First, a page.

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The cold, cold comfort coming out of Newtown is that at least the country seems a little more ready and willing to address the question of (gun) violence.  It's a national dialogue that's been a long time coming; now that we have this tremendous opportunity, what should we do with it?

One approach, obviously, is to focus on guns.  DiFi is waiting and ready to introduce an assault weapons ban once Congress returns.  But what about other solutions?  I say we focus instead on remedying the social ills that lead people to commit acts of (gun) violence.  This is what I mean by "solutions we can all agree on."  Let's take this golden opportunity to do a full-court press for the progressive policy solutions we all love and want:  properly funded education, a strong social safety net, e.g. anti-poverty measures, and providing for mental wellness.

Lest anyone dismiss the mental health question as a dastardly NRA-driven smokescreen, I present to you Baculum King's most excellent diary from this weekend, in which he points out that gun tech hasn't changed so much as other social factors have:

somehow, about 25 years ago, a few people started carrying them into schools and theaters and malls and such and shooting the place up.

What changed a quarter-century ago?? Some point to violent (and ultra-violent) video games, and I don't doubt they can have a desensitizing effect. Some point to the rise of the 24-hour news cycle, and the instant infamy gained by every perpetrator of one of these outrages, and I suppose that in some warped minds any attention beats none. But I strongly suspect there is a larger factor at work.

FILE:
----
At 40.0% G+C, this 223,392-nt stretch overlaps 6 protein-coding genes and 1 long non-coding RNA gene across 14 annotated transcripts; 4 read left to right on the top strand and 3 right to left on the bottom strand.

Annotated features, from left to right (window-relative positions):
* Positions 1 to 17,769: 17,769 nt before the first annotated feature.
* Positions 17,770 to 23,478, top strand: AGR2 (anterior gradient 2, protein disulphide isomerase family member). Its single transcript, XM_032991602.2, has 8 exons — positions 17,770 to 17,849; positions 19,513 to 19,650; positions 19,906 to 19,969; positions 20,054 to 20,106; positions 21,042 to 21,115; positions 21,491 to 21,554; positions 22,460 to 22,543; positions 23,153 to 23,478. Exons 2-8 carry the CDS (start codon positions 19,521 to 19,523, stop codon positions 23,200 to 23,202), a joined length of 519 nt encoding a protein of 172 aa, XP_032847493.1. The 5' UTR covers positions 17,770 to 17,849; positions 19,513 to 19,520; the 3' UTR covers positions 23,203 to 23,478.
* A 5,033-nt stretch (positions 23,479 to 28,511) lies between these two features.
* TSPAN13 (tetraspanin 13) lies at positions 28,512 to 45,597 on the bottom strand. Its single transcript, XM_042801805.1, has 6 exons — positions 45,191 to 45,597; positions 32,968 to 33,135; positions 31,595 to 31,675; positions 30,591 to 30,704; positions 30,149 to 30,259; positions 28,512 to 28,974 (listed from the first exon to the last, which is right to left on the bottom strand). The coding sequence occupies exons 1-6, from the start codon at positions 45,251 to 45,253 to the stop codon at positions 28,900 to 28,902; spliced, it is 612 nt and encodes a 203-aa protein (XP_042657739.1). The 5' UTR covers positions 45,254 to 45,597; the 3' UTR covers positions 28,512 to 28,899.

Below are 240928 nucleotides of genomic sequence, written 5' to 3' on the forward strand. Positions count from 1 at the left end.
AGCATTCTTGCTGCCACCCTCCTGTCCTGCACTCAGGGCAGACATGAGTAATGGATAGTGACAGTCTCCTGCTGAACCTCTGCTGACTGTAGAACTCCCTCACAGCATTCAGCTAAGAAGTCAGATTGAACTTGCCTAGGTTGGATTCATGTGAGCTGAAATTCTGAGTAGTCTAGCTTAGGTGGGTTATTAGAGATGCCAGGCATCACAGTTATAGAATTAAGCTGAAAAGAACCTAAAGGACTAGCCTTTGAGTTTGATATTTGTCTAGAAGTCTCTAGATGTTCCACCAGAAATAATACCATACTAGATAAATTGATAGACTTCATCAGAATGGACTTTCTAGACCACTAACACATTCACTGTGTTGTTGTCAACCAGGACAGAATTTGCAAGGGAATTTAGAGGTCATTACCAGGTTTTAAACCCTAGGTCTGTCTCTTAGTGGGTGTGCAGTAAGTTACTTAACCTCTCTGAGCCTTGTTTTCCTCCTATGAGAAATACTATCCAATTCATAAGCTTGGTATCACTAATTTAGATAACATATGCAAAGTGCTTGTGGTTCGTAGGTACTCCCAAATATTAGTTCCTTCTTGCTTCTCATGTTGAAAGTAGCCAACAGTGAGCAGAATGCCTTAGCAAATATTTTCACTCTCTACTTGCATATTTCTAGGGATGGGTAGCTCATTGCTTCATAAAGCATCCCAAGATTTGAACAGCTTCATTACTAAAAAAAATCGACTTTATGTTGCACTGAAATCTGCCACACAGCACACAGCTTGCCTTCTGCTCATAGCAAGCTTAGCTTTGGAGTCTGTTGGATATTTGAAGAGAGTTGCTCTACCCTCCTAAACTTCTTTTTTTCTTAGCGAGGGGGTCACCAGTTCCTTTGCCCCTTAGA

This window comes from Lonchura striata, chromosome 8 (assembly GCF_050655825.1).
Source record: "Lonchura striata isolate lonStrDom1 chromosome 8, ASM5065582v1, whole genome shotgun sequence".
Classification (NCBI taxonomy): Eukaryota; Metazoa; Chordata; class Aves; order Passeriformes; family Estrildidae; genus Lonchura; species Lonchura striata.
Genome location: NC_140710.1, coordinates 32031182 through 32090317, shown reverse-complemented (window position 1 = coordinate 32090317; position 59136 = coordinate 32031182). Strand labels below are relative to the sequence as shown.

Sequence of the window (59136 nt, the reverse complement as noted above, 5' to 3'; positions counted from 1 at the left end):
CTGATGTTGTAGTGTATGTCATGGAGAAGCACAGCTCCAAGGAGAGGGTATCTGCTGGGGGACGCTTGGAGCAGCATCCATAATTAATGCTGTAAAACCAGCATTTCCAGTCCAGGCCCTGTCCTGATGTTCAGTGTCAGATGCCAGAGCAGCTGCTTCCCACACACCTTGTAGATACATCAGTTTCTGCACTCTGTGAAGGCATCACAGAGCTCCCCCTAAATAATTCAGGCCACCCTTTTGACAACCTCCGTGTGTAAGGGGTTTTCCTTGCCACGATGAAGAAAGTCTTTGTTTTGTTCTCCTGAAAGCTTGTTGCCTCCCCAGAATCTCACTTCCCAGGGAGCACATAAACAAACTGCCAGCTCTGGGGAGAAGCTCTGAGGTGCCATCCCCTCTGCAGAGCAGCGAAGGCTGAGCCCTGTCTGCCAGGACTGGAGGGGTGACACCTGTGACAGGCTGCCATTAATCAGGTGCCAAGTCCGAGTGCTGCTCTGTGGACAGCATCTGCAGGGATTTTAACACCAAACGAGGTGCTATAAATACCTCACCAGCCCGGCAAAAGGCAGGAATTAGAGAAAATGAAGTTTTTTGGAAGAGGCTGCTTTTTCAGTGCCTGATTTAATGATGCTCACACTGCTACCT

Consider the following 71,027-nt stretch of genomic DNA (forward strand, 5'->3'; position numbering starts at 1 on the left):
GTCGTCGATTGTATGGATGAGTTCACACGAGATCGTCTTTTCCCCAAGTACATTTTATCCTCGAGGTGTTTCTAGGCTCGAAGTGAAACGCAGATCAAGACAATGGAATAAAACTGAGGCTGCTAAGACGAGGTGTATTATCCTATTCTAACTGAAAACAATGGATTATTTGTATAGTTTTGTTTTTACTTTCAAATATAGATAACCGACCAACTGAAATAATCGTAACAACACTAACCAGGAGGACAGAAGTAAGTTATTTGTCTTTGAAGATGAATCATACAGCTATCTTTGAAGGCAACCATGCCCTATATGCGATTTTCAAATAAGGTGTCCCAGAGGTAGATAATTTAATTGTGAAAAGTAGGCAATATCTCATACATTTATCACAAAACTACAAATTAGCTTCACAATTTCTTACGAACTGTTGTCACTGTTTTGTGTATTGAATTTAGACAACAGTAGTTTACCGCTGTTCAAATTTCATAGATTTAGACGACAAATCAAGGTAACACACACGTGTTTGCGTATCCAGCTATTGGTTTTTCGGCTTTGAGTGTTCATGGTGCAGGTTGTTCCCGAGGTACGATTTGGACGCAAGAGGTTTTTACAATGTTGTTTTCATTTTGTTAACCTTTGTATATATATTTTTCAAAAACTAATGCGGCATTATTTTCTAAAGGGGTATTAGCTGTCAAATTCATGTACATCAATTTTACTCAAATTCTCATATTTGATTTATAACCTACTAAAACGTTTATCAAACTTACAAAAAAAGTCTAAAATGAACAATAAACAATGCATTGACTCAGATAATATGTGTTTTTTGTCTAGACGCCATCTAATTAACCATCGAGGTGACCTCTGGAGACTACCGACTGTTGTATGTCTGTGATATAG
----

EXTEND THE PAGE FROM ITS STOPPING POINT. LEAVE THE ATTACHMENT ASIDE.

25 years ago is roughly when we started dumping psychotropic drugs into adolescent boys in industrial quantities, often for minor behavioral issues that for hundreds of generations were corrected successfully by a little "concentrated attention". Dr. Gary G. Kohls looked into this intently after the so-called "Batman" shootings in Colorado, and his findings were startling

Effective reforms of our health care system, making it more responsive to the needs of people seeking help, would make a huge difference in these "snap" killings.  I don't want to bog this diary down too badly on the mental health question, but I do submit that drugs are easy and too often prescribed when counseling would suffice.  But counseling through problems takes time, and nobody really makes any money on it, so it's not the favored course of treatment.  Thankfully, PPACA takes some steps to remedy the situation, but they are still years down the road.  In the meantime, we get nonsense like this:
Although most insurance plans make 20 to 30 annual mental health visits available in their contracts with employers, they may deny coverage after approximately eight to 10 visits due to their determination of "medical necessity." The companies typically ask for an outpatient treatment report, or OTR, after several visits.

"If we state on the OTR that the patient is making progress, the company may deny further payment because the patient is getting better and treatment is no longer a 'medical necessity.' On the other hand, if we report that the patient is making little progress, the company often denies additional treatment because it doesn't seem to be doing any good," says Goldberg. The concept of "medical necessity" is particularly vexing for patients and therapists because health insurance companies can define it any way they like, and the definition often changes from year to year.